Class Struggle & Socialism


Where To For Russia - 100 Years on From Revolution?

Ned K.

The annual slow-down of capitalism in the 'West' over Christmas and New Year provides a bit of time to read and reflect. 

This Christmas I was a given a book as a present called "Secondhand Time - The Last Of The Soviets" by Svetlana Alexierich. 

Alexierich is Ukrainian-born but has spent considerable time in Russia and Belarus interviewing people of diverse occupations and age groups. She attempts to capture what she describes as 20th Century "Soviet civilization", its collapse and its capitalist aftermath through the day to day experience of its people.

Alexierich is no lover of socialism, and even less a lover of Lenin’s and Stalin's leadership of the Soviet Union. What emerges for the reader is a picture of Russia which has always been an enemy of the West since the Bolshevik led Revolution of 1917 through to the present day as a competing capitalist power.

The book starts off with older-aged Russians criticizing the "free market" ideology of the capitalist restoration in Russia and the attempts by the new gangster capitalist ruling class to obliterate from history the initial successes of building socialism in one country and defeat of Nazi German imperialism in the Second World War.

Alexierich "balances" the older Russians' views on the restoration of capitalism with interviews with people who were in their twenties and thirties in the 1990s who expressed support for the "freedom" of the capitalist market economics.

Alexierich favours "free market" economics, but she is critical of how the gangster capitalists have implemented it and as a Ukrainian, falls firmly on the side of the West against Russia as a rival imperialist power. 

An irony of the book though is that she perhaps unwittingly provides another alternative path that awaits Russia. She interviews an unnamed (for good reasons!) university professor who says: "At the end of the nineties, my students would laugh when I told them stories about the Soviet Union. They were sure that a new future awaited them. Now it's a different story...Today's students have truly seen and felt capitalism: the inequality, the poverty, the shameless wealth. They've witnessed the lives of their parents...and they're oriented toward radicalism. They dream of their own revolution, they wear red T-shirts with pictures of Lenin and Guevara".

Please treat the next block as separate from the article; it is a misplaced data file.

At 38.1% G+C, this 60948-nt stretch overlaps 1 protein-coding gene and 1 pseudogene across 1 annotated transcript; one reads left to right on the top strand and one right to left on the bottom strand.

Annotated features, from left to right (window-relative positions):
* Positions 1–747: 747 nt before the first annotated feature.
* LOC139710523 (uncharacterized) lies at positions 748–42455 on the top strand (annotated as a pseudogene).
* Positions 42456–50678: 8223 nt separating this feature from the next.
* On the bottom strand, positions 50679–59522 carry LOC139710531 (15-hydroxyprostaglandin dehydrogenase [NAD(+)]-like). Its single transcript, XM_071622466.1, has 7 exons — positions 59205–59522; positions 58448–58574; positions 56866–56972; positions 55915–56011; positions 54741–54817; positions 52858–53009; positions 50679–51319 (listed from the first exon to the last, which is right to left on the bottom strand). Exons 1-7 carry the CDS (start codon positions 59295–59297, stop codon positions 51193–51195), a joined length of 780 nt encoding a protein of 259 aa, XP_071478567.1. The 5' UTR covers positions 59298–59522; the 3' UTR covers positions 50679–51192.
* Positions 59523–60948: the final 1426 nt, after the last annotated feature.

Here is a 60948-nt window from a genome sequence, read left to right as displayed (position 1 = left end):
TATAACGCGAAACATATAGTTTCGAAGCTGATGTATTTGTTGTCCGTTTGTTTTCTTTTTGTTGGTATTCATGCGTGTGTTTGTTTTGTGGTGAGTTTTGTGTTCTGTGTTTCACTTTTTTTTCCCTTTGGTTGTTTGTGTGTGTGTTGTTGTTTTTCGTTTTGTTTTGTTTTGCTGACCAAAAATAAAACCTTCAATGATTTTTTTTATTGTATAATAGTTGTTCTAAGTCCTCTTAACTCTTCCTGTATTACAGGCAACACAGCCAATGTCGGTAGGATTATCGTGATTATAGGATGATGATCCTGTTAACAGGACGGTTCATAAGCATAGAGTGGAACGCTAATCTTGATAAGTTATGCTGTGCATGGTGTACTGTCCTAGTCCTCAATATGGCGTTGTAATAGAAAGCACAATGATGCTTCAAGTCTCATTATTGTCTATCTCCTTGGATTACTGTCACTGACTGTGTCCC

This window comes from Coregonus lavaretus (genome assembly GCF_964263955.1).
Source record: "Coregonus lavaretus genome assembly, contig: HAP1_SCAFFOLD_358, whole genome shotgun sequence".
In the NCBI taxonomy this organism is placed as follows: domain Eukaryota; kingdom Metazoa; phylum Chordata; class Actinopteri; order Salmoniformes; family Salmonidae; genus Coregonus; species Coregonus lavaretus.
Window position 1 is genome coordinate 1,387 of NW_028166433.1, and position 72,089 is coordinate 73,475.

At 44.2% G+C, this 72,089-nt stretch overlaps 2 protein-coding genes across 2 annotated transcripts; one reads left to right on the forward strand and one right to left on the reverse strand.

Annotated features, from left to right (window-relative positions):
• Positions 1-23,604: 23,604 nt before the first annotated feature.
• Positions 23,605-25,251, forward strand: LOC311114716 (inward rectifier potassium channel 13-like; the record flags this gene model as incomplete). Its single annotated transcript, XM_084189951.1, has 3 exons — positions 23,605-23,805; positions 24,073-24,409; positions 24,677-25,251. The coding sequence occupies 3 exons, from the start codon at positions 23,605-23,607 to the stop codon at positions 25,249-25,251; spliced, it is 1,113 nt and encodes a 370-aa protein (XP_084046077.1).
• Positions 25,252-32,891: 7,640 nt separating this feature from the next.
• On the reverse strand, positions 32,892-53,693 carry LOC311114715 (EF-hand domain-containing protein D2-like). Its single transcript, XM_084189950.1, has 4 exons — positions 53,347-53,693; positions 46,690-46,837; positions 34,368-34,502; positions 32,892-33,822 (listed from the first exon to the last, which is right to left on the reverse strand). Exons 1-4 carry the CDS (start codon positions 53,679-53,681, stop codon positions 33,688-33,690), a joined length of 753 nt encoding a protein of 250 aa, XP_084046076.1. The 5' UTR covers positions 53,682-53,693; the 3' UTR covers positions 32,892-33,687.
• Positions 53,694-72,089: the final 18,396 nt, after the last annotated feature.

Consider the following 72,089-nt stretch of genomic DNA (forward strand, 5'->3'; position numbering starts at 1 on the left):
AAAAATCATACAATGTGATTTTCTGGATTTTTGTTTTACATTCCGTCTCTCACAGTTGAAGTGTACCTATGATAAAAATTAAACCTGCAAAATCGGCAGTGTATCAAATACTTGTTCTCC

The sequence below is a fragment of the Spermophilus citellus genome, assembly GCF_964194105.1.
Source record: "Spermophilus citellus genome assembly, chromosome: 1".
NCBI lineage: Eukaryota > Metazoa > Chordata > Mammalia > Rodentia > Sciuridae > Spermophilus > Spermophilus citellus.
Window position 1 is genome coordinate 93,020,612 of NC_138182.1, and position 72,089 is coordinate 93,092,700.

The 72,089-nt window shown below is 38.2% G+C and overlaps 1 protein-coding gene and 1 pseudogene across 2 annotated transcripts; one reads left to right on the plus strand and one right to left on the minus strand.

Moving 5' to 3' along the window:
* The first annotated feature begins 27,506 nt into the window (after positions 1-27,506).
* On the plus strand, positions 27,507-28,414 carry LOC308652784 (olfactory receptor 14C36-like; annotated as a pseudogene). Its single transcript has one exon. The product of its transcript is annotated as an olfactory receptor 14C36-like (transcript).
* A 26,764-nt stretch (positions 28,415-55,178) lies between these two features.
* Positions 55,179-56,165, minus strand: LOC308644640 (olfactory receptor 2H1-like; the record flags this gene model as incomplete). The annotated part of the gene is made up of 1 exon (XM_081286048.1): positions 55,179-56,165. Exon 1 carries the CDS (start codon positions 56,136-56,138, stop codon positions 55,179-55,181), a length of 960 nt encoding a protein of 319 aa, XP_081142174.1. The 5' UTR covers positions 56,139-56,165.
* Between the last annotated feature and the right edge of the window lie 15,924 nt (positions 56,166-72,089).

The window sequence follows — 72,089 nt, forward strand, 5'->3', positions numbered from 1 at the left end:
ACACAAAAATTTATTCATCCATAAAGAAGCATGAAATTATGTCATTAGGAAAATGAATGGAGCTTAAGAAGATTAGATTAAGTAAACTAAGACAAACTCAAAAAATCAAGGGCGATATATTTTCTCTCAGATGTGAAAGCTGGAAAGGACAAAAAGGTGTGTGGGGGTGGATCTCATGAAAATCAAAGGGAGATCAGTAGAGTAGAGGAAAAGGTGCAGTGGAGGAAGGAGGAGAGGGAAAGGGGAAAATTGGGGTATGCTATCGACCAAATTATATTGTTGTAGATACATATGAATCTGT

Experience is a great teacher and in the year of the celebration of the 100th anniversary of the Russian Revolution, perhaps the seeds of a second revolution are being sown. Trump's alleged desire for closer ties with Russia may be more far sighted than one thinks as the US would no doubt prefer a Russian imperial rival rather than an even more dreaded new socialist rival!

Further reading:


Where To For Russia - 100 Years on From Revolution?
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Where To For Russia - 100 Years on From Revolution?
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